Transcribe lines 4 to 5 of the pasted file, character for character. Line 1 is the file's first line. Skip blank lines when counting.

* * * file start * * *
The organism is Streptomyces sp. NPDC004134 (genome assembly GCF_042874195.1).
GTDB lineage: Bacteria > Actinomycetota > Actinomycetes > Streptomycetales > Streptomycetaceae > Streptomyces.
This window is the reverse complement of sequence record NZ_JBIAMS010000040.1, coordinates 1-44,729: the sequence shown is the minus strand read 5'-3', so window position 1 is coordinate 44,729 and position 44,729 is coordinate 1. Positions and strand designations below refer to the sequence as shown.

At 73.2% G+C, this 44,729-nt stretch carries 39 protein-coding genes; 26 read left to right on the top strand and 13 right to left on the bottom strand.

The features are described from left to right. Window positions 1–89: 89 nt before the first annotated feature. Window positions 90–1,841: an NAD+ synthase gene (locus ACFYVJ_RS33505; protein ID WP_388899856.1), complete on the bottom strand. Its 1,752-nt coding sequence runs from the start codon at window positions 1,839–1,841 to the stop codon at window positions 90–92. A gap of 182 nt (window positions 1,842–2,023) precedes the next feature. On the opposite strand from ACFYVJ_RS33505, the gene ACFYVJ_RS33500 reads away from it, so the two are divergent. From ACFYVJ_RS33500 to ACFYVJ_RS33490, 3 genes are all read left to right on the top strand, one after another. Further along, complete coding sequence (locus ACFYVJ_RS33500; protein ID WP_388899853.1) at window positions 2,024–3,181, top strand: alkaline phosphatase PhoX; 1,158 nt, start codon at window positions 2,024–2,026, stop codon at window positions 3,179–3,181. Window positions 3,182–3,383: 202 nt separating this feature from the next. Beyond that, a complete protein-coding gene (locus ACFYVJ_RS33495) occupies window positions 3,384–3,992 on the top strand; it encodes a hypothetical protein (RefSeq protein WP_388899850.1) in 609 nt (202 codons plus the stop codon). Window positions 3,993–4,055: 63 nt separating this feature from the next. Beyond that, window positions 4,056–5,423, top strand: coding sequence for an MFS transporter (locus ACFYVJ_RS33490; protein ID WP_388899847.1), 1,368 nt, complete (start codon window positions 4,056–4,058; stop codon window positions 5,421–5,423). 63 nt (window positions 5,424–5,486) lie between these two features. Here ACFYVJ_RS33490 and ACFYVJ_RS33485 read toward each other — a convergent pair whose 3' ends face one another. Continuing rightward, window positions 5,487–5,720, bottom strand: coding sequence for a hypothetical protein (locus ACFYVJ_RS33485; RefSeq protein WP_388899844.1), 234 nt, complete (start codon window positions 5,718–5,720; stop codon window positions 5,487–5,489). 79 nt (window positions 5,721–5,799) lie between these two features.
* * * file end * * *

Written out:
At 73.2% G+C, this 44,729-nt stretch carries 39 protein-coding genes; 26 read left to right on the top strand and 13 right to left on the bottom strand.

The features are described from left to right. Window positions 1–89: 89 nt before the first annotated feature. Window positions 90–1,841: an NAD+ synthase gene (locus ACFYVJ_RS33505; protein ID WP_388899856.1), complete on the bottom strand. Its 1,752-nt coding sequence runs from the start codon at window positions 1,839–1,841 to the stop codon at window positions 90–92. A gap of 182 nt (window positions 1,842–2,023) precedes the next feature. On the opposite strand from ACFYVJ_RS33505, the gene ACFYVJ_RS33500 reads away from it, so the two are divergent. From ACFYVJ_RS33500 to ACFYVJ_RS33490, 3 genes are all read left to right on the top strand, one after another. Further along, complete coding sequence (locus ACFYVJ_RS33500; protein ID WP_388899853.1) at window positions 2,024–3,181, top strand: alkaline phosphatase PhoX; 1,158 nt, start codon at window positions 2,024–2,026, stop codon at window positions 3,179–3,181. Window positions 3,182–3,383: 202 nt separating this feature from the next. Beyond that, a complete protein-coding gene (locus ACFYVJ_RS33495) occupies window positions 3,384–3,992 on the top strand; it encodes a hypothetical protein (RefSeq protein WP_388899850.1) in 609 nt (202 codons plus the stop codon). Window positions 3,993–4,055: 63 nt separating this feature from the next. Beyond that, window positions 4,056–5,423, top strand: coding sequence for an MFS transporter (locus ACFYVJ_RS33490; protein ID WP_388899847.1), 1,368 nt, complete (start codon window positions 4,056–4,058; stop codon window positions 5,421–5,423). 63 nt (window positions 5,424–5,486) lie between these two features. Here ACFYVJ_RS33490 and ACFYVJ_RS33485 read toward each other — a convergent pair whose 3' ends face one another. Continuing rightward, window positions 5,487–5,720, bottom strand: coding sequence for a hypothetical protein (locus ACFYVJ_RS33485; RefSeq protein WP_388899844.1), 234 nt, complete (start codon window positions 5,718–5,720; stop codon window positions 5,487–5,489). 79 nt (window positions 5,721–5,799) lie between these two features.